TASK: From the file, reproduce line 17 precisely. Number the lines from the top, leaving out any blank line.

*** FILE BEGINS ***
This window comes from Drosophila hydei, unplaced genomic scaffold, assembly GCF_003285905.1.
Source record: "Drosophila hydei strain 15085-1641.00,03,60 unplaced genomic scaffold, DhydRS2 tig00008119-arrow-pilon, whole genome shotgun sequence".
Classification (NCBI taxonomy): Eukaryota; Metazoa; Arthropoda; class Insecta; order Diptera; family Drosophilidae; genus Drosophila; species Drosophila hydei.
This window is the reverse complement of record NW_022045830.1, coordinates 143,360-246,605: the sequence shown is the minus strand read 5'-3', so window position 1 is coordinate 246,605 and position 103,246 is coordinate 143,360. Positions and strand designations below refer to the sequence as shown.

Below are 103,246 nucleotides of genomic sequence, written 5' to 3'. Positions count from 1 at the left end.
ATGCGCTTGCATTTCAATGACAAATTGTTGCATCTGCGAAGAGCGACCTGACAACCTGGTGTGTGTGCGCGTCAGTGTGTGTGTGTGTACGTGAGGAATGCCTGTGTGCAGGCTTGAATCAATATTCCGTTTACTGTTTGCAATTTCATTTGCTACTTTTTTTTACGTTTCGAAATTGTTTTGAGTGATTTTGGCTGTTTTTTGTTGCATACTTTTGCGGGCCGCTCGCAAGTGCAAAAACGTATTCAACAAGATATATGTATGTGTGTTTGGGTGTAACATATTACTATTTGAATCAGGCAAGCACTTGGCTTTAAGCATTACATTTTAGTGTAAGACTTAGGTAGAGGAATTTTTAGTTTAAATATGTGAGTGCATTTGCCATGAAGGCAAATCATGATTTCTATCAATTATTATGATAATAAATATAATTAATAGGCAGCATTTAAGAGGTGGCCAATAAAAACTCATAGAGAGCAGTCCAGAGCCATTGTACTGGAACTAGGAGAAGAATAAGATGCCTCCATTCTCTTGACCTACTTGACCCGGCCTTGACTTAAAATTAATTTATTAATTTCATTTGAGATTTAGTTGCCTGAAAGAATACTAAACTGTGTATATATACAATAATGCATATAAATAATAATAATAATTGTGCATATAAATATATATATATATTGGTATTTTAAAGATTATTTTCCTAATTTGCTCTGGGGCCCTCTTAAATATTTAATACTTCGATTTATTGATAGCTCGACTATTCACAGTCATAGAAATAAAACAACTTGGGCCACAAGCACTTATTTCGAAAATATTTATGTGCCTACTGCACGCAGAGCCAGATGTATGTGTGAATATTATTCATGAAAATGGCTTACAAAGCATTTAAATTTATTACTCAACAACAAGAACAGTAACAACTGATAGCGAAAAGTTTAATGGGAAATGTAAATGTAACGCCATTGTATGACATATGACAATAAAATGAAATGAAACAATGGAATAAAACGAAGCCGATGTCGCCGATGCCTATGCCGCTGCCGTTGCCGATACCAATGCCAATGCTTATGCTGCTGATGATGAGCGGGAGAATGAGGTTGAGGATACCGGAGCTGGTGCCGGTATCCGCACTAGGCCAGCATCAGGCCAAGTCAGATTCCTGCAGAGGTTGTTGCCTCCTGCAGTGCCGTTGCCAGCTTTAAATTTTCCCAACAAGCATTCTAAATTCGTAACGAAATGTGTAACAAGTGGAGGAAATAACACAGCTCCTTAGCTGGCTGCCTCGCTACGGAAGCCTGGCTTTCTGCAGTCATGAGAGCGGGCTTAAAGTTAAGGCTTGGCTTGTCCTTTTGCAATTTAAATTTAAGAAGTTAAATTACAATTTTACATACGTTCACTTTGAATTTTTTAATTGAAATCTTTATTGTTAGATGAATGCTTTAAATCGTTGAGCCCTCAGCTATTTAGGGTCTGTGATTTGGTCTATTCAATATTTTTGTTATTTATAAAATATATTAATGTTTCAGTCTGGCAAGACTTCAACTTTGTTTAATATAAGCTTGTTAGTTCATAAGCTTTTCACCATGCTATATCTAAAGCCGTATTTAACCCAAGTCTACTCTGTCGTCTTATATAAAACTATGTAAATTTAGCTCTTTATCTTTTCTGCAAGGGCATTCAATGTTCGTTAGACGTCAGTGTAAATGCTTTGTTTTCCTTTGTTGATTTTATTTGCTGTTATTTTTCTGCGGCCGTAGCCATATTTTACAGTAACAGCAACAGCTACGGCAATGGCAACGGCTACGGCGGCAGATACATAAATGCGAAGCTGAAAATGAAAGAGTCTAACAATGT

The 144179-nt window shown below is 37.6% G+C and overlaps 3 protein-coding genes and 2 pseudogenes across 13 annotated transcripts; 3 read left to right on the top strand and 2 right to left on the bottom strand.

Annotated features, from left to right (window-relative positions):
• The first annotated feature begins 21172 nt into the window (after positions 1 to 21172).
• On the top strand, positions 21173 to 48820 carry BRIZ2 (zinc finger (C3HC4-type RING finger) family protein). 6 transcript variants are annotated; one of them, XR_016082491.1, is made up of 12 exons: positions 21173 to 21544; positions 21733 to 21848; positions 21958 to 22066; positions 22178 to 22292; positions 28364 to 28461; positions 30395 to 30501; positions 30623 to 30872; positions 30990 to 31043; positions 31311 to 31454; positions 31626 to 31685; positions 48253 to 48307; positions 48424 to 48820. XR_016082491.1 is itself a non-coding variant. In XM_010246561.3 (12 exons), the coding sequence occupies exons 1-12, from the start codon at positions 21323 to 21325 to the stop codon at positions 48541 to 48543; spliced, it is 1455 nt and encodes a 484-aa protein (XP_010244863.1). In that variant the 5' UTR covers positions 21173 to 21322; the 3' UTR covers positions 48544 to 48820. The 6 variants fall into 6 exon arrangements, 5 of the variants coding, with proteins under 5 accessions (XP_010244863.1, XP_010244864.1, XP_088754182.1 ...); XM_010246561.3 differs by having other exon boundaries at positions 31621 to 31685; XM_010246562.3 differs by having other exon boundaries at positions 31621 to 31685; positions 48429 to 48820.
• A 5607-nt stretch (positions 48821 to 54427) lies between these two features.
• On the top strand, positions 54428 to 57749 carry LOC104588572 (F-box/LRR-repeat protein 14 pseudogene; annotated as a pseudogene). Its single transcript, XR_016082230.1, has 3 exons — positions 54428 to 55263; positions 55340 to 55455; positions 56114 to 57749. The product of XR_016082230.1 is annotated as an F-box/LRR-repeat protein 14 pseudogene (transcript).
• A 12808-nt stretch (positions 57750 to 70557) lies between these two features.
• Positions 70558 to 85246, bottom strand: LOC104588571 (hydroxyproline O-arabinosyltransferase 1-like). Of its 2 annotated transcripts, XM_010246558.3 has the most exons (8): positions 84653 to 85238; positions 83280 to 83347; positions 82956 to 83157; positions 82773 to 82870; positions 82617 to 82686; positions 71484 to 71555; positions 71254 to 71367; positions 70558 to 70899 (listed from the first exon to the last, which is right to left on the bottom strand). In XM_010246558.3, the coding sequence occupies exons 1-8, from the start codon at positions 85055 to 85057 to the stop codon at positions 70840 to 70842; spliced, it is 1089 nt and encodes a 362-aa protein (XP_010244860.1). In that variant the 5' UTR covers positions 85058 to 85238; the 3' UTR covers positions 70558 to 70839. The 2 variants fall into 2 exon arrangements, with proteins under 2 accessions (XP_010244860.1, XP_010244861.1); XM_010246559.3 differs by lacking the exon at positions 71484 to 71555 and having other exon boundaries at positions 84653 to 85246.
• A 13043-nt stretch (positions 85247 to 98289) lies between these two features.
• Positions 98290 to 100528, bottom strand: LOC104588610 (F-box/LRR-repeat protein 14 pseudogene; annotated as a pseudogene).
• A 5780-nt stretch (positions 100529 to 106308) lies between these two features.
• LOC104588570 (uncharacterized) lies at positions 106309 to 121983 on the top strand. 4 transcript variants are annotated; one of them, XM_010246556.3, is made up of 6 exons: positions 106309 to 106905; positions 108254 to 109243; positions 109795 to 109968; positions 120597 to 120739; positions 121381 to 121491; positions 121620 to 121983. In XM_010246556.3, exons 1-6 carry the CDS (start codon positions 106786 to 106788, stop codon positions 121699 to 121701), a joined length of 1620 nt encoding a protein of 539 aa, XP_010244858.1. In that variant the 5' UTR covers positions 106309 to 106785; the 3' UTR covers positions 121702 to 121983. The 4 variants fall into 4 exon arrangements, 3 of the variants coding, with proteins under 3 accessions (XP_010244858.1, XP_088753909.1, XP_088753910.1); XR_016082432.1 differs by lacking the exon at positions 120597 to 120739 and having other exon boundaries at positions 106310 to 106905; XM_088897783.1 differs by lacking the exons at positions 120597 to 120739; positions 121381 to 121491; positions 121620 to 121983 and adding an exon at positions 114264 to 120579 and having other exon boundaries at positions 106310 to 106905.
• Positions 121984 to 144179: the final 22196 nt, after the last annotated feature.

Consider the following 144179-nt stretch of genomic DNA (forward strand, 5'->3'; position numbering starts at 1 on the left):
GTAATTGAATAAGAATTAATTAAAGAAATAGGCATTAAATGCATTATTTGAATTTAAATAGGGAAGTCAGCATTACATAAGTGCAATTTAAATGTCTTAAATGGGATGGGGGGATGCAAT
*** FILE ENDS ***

• A 5780-nt stretch (positions 100529 to 106308) lies between these two features.